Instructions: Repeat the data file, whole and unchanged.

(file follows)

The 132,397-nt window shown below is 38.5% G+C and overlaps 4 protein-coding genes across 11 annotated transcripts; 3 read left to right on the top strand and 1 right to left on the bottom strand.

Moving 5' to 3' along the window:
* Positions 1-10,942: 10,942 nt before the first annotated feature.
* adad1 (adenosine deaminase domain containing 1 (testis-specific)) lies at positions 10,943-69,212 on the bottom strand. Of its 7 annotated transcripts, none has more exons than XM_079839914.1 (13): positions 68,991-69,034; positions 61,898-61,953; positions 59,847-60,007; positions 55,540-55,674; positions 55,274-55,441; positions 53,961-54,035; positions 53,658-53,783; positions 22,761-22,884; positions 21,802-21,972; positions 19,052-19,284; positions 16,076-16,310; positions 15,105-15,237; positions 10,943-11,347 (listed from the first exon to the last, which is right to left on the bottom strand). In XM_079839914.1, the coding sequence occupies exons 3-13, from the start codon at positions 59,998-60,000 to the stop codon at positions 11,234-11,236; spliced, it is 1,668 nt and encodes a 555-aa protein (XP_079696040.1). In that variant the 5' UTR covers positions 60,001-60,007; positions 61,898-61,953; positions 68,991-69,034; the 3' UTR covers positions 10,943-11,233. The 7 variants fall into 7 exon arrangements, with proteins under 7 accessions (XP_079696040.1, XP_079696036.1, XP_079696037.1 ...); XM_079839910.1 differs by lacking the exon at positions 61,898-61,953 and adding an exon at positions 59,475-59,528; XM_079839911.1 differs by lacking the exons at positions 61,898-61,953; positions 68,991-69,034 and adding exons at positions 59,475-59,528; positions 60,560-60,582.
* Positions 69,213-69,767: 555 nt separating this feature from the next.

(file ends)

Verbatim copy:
The 132,397-nt window shown below is 38.5% G+C and overlaps 4 protein-coding genes across 11 annotated transcripts; 3 read left to right on the top strand and 1 right to left on the bottom strand.

Moving 5' to 3' along the window:
* Positions 1-10,942: 10,942 nt before the first annotated feature.
* adad1 (adenosine deaminase domain containing 1 (testis-specific)) lies at positions 10,943-69,212 on the bottom strand. Of its 7 annotated transcripts, none has more exons than XM_079839914.1 (13): positions 68,991-69,034; positions 61,898-61,953; positions 59,847-60,007; positions 55,540-55,674; positions 55,274-55,441; positions 53,961-54,035; positions 53,658-53,783; positions 22,761-22,884; positions 21,802-21,972; positions 19,052-19,284; positions 16,076-16,310; positions 15,105-15,237; positions 10,943-11,347 (listed from the first exon to the last, which is right to left on the bottom strand). In XM_079839914.1, the coding sequence occupies exons 3-13, from the start codon at positions 59,998-60,000 to the stop codon at positions 11,234-11,236; spliced, it is 1,668 nt and encodes a 555-aa protein (XP_079696040.1). In that variant the 5' UTR covers positions 60,001-60,007; positions 61,898-61,953; positions 68,991-69,034; the 3' UTR covers positions 10,943-11,233. The 7 variants fall into 7 exon arrangements, with proteins under 7 accessions (XP_079696040.1, XP_079696036.1, XP_079696037.1 ...); XM_079839910.1 differs by lacking the exon at positions 61,898-61,953 and adding an exon at positions 59,475-59,528; XM_079839911.1 differs by lacking the exons at positions 61,898-61,953; positions 68,991-69,034 and adding exons at positions 59,475-59,528; positions 60,560-60,582.
* Positions 69,213-69,767: 555 nt separating this feature from the next.